Despite the fact that objective methods like RMS distance between measured and predicted facial feature points or accumulated color differences of pixels can be applied to data-driven approaches, visual speech synthesis is meant to be perceived by humans. Therefore, subjective evaluation is crucial in order to assess the quality in a reasonable manner. All submissions to this special issue were required to include a subjective evaluation. In general, subjective evaluation comprises the selection of the task for the viewers, the material—that is, the text corpus to be synthesized—and the presentation mode(s). Two tasks were included within the LIPS Challenge: one to measure intelligibility and one to assess the perceived quality of the lip synchronization. For the former task subjects were asked to transcribe an utterance, and for the latter task they were asked to rate the audiovisual coherence of audible speech articulation and visible speech movements on an MOS scale. The material to be synthesized consisted of 42 semantically unpredictable sentences (SUSs). Compared to single words used, for example, in rhyme tests or logatome tests, SUSs offer the advantage that they are well formed complete sentences constructed from real words. Furthermore, the effect of context is minimized as the keywords to be identified cannot be predicted from one another. As the evaluation should focus on articulatory movements, the subjects were presented with the lower half of the face only. This avoids distractions from mouth movements by, for example, staring or blinking eyes. All synthesized videos were to be synchronized to the given auditory speech as a prerequisite. In addition to the lip-synched audiovisual sequences, subjects were presented with the (degraded) audio alone to assess any gain in intelligibility provided by the systems. Likewise the natural video was included to access the expected upper-bound on performance. Video only was not included as SUSs are virtually impossible to lip-read. In total 30 SUSs were presented for intelligibility testing (degraded to 5 dB SNR using babble noise), and 12 SUSs were presented without degradation for rating the audiovisual synchrony.

Interestingly, three systems obtained higher intelligibility scores than the original video, with the most intelligible system being an artificial 3D head—a typical model-based system. The system with the highest MOS rating with respect to audiovisual match was a typical image-based system, which adopted a concatenative approach. Both systems achieved only moderate results with respect to the other criterion (i.e., the most intelligible system was not rated as particularly coherent, and the most coherent system was not particularly intelligible).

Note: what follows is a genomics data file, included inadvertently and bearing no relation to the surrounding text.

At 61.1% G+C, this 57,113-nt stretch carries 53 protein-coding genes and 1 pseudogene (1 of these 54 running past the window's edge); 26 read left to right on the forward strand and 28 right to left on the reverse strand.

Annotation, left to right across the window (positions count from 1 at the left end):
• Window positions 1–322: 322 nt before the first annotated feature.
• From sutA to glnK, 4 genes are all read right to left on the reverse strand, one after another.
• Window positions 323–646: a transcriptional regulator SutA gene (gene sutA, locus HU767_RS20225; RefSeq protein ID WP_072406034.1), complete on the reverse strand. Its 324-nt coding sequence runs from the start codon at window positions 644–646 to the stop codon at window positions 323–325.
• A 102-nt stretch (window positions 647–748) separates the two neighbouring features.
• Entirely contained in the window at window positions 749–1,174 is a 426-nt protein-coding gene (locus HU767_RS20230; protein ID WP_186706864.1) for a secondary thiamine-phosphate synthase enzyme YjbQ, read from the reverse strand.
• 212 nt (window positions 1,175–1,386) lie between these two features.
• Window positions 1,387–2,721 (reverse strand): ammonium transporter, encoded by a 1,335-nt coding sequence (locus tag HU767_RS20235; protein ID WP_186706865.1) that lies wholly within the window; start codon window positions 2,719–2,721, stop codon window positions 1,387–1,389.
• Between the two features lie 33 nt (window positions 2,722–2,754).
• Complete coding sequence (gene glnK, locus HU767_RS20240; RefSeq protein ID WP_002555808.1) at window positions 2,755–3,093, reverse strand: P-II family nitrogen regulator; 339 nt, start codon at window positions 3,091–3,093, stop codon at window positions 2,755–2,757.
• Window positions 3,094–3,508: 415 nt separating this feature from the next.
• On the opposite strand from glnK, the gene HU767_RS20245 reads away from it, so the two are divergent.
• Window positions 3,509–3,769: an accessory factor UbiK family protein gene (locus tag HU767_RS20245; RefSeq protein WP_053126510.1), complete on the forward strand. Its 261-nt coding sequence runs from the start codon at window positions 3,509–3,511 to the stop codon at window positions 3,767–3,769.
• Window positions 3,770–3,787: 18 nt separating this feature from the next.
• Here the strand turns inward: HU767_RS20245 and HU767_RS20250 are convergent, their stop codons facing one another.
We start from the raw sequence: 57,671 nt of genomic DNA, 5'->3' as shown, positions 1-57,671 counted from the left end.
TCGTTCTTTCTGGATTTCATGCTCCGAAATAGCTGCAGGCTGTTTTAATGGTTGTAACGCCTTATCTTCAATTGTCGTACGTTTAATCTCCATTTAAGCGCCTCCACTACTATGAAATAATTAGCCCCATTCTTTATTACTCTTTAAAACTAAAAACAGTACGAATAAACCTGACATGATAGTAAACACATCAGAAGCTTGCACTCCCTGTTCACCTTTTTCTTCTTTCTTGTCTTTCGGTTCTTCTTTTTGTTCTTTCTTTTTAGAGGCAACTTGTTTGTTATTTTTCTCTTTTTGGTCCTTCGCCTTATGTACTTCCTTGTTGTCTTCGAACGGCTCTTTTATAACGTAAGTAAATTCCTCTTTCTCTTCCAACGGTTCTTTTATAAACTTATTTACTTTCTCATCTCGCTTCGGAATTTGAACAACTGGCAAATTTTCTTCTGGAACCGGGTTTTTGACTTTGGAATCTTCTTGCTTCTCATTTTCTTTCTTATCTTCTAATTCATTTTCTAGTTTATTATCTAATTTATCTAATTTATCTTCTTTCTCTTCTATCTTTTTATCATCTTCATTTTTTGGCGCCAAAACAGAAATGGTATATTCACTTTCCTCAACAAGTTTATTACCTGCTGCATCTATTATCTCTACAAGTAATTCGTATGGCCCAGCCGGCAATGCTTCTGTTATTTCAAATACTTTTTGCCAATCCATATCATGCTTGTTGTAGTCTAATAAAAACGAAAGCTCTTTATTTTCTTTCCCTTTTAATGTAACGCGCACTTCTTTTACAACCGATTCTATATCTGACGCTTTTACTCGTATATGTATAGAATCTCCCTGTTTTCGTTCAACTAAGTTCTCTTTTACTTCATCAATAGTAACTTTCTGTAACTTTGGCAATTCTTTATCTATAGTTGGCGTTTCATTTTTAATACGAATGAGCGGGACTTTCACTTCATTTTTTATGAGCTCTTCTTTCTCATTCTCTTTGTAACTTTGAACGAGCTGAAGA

Feedback from viewers suggested that rating the audiovisual match was a relatively easy task; whereas subjects reported difficulties transcribing the SUS. The four multisyllabic keywords produced a high load on memory capacity. Fewer or shorter keywords will be used in future challenges. Future challenges will also aim to identify advantages and disadvantages of the abovementioned constitutive modules—trajectory formation, the shape model, and the appearance model.

There is neither a single technique for visual speech synthesis that is superior to all others, nor a single evaluation criterion that covers all essential aspects of visual speech quality. Consequently, this special issue presents a variety of systems that implement various techniques and that use different evaluation methodologies. It is the intention of the editors to foster this diversity and to encourage discussion about evaluation strategies, as both are beneficial for the research field of lip-synchronous facial animation.


The guest editors express their gratitude to the authors, reviewers, and the publisher of this special issue. they also want to thank Frédéric Elisei, Christophe Savariaux, their speaker Odette for the support of building the audiovisual speech database, and their subjects for their participation in the exertive perception test.

Sascha FagelGérard BaillyBarry-John Theobald

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Correspondence to Gérard Bailly.

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Fagel, S., Bailly, G. & Theobald, BJ. Animating Virtual Speakers or Singers from Audio: Lip-Synching Facial Animation. J AUDIO SPEECH MUSIC PROC. 2009, 826091 (2010).